“I got this one beat, boy!”
That’s what Roger “Bucky” Stratton boasted upon exiting the district court house Tuesday afternoon following a 3½ hour motions hearing. His attorney, public defender Amy Smith, was not present for her client’s braggadocios.
Stratton, 54, faces a single charge of fourth degree arson, a class four felony, for a fire that he allegedly caused on his property near Dolores on Oct. 24, 2012. A jury trial is slated to start Aug. 19. If convicted, Stratton faces a six-year prison sentence.
During the proceedings, District Court Judge Todd Plewe heard testimony from Montezuma County Sheriff’s Det. Adam Eastman, the prosecution’s chief witness in the case.
On direct examination by District Attorney Will Furse, Eastman testified that he responded to Stratton’s house on the day in question to find a large amount of smoke emitting from charred trees and cattails on Stratton’s property. During his investigation, Eastman said he concluded the blaze that burned 400-acres originated inside a burn pit behind Stratton’s home.
In sworn testimony, Eastman said Stratton admitted that he had placed coals from his fireplace in the burn pit the previous day, and wind gusts reignited the embers.
“(Stratton) said he attempted to put the fire out himself,” Eastman testified. “He said he attempted to build a fire break by cutting down some vegetation. I couldn’t confirm that with what I saw.”
An arson expert trained in the origin and cause of fire, Eastman said Stratton denied starting the blaze, claiming it was a “dumbass mistake” that he “recklessly, but not knowingly” made.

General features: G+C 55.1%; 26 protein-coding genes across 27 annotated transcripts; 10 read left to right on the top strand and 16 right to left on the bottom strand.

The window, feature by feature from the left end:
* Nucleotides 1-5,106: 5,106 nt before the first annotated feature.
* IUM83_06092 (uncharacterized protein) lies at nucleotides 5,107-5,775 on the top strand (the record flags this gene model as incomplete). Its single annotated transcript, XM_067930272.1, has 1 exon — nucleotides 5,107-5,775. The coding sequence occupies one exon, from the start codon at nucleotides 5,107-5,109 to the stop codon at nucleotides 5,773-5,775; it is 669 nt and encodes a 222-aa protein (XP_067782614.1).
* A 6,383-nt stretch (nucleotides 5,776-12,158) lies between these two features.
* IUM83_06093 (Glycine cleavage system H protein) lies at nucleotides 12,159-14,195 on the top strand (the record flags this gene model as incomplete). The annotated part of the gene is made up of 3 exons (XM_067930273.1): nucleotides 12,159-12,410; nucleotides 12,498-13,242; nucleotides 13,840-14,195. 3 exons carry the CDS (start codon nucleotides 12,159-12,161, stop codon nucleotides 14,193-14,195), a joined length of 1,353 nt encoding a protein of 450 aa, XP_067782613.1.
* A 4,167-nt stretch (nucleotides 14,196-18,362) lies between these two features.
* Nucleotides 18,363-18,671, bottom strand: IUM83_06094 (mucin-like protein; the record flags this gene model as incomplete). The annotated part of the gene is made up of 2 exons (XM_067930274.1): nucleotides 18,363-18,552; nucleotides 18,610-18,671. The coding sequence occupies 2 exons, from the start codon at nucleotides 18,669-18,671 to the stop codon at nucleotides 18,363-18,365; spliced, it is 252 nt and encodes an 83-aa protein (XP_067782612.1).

On cross-examination by Smith, Eastman admitted that statements from eyewitness Lonnie Huff that led to Stratton’s arrest did not provide authorities a physical description of the defendant, nor did Huff’s written statement, filed six days after the fire, mesh with the initial statements he made to authorities on the day in question.
“It’s our argument that (Huff’s) information is completely irrelevant as to determining probable cause,” Smith said during closing arguments. “There’s no connection to Mr. Stratton based on what (Huff) saw.”
Testimony was heard as part of a motions hearing, which included a gag order request by Smith that Plewe rejected. Other motions still under consideration by Plewe involve the defendant’s Miranda warning rights, search and privacy issues and the validity of the arrest warrant.
Estimated damages from the fire, which caused the evacuation of 30 residences, could total up to $250,000, officials said.